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Patina, not sure how to feel.

Discussion in 'General Knife Discussion' started by Ashevillain, Jul 30, 2018.

  1. Yonose

    Yonose

    Jul 10, 2017
    No “soul” or character for knives, but attention is definitely something that can be bestowed on a knife by its owner—not really healthy to do so, but such objects can become imbued with power by the user, and this could be perceived by another collector if he was inclined to.
     
    Ashevillain likes this.
  2. PirateSeulb

    PirateSeulb Gold Member Gold Member

    Jun 6, 2017
    I kept a good oil coat on my knives some I am more ok with the formation of a patina then others. I carry and use my Queen Abalone Tiny Toothpick in D2 but I do think a patina on that blade wouldn't look at wonderful. My Opinel though would definitely look better with a patina however I still oil the blade but I might not avoid certain tasks with it that are more likely to speed up the patina process while I do avoid such with my Queen.
     
  3. DJC72

    DJC72 Gold Member Gold Member

    Aug 1, 2014
    I love the appearance of patina on my blades. For me, if it’s a user, it’s to much work to keep the blades looking pristine. Its kind of funny, non knife people are intrigued by a colorful patina.
     
    Hickory n steel likes this.
  4. Hickory n steel

    Hickory n steel Basic Member Basic Member

    Feb 11, 2016
    Here's a thought.
    Say a knife was only used once to cut a piece of fruit, a carbon steel blade will have a slight patina.
    The value might go down a tiny bit, but maybr more people are looking for a knife they can have no hesitation to use.
     
  5. Pilsner

    Pilsner Platinum Member Platinum Member

    Oct 28, 2017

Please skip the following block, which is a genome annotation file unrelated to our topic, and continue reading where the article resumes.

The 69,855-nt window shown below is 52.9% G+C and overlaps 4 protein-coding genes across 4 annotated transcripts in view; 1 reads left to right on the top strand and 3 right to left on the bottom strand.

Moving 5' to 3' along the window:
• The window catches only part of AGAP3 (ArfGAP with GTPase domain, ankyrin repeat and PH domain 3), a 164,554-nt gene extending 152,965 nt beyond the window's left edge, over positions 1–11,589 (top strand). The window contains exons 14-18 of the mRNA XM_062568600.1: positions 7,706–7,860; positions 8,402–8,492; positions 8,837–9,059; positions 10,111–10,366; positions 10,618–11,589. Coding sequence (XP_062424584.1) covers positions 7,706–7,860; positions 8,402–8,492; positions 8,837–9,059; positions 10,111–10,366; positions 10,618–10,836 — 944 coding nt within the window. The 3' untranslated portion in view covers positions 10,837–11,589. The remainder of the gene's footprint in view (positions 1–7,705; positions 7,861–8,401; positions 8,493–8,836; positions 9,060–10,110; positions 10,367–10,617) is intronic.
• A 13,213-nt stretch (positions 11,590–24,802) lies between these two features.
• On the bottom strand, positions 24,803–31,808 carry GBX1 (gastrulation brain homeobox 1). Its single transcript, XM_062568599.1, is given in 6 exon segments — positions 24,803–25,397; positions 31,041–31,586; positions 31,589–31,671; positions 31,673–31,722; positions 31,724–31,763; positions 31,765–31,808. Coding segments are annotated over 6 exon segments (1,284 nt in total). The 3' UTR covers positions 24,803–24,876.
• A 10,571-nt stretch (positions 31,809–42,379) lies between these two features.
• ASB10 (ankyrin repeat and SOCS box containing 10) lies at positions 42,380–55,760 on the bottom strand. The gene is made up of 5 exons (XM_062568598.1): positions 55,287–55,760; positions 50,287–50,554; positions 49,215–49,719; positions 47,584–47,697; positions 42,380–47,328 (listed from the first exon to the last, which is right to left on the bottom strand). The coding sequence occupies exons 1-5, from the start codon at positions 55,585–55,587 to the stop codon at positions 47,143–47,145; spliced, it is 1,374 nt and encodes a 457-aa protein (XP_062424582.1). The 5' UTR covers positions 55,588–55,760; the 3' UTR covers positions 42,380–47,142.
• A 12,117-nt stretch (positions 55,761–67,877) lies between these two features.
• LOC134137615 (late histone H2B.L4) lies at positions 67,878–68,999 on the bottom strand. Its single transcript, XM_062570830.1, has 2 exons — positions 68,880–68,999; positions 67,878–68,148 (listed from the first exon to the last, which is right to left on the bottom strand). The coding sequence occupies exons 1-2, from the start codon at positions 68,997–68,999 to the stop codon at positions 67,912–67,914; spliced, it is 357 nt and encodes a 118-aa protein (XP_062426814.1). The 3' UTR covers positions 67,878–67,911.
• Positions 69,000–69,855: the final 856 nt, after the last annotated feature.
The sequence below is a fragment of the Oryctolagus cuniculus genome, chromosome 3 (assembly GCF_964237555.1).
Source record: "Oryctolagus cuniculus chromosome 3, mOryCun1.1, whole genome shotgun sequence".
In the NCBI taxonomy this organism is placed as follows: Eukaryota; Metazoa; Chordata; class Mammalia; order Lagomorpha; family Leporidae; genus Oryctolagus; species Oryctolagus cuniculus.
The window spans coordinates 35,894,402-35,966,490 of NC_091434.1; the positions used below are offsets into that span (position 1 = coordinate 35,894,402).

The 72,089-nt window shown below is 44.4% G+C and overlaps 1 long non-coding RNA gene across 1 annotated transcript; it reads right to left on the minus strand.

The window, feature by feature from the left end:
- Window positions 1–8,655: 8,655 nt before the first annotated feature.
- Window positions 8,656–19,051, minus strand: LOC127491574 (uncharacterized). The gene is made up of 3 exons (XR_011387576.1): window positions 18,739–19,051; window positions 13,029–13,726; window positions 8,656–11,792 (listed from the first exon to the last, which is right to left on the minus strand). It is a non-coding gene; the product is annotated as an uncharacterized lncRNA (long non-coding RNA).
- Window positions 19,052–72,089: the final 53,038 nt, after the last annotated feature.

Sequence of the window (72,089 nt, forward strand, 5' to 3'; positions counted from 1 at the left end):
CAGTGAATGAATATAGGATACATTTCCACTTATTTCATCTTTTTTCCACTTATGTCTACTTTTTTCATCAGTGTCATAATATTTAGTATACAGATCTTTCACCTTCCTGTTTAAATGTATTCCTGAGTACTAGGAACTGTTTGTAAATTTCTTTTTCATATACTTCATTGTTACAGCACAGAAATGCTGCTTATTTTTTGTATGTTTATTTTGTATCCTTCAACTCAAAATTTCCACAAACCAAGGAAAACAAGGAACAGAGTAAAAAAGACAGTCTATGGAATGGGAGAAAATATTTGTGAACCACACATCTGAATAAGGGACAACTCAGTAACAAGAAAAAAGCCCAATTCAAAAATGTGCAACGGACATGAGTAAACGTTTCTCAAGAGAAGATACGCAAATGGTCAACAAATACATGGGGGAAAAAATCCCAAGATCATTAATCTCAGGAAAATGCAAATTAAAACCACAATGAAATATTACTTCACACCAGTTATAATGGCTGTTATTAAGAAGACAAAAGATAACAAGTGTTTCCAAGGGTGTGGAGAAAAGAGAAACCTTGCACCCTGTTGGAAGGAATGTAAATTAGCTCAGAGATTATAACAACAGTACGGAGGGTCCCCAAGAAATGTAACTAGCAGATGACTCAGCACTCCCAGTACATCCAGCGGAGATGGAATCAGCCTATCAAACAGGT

Not if you washed it properly afterwards and dried it. And if you oiled it before storing it then no patina. :thumbsup:

    I nurture patina on carbon steel knives, but I don’t create them with mustard, cling film, vinegar, whatever. I grew up with a few wickedly sharp carbon steel kitchen knives. My mother patiently explained to me at a very young age that it wasn’t dirt on the blade, it was patina, the natural colour of the metal over time. Patina to me is attractive and therefore desirable. For some of my fixed blades in carbon steel I keep them oiled, as they are rarely used and prone to rust in my locality.
     
    Lapedog likes this.
  6. Hickory n steel

    Hickory n steel Basic Member Basic Member

    Feb 11, 2016
    That's true, you could instantly wipe it off.

    If there was patina though, then it may be a knife of more interest to people as a user as it doesn't.
     
  7. Pilsner

    Pilsner Platinum Member Platinum Member

    Oct 28, 2017
    Yes, I think many people are attracted to aged objects, whether knives, furniture, etc. There is an Afghan carpet my feet are resting on at the moment, dating from around 1880. The house I live in was built in 1893. My wife was born in 1772. I have two champagne goblets dating from 1805, and a chair from the late 17th Century. All of those things are beautiful and functional. The glassware looks like new; the rug, my wife, and the chair do not. They are all very beautiful to me. :)

    Certainly, if something comes ‘used’, it is far easier to dive in and use it, as opposed to a pristine antique, which it would be almost a crime to alter through use. YMMV
     
    Cryptyc, microbe, Yonose and 2 others like this.
  8. 91bravo

    91bravo Gold Member Gold Member

    Jun 29, 2008
    I absolutely love patinas on my carbon blades! Some natural and some forced. If you really use your carbon blades, especially on food and green plants, there's no stopping the inevitable patina. It is an uphill battle keeping patina off your user carbon blades.

    Forced patinas
    [​IMG]
    [​IMG]
    [​IMG]
    [​IMG]
     
  9. Pilsner

    Pilsner Platinum Member Platinum Member

    Oct 28, 2017
    Dude! :)
     
    91bravo likes this.
  10. 91bravo

    91bravo Gold Member Gold Member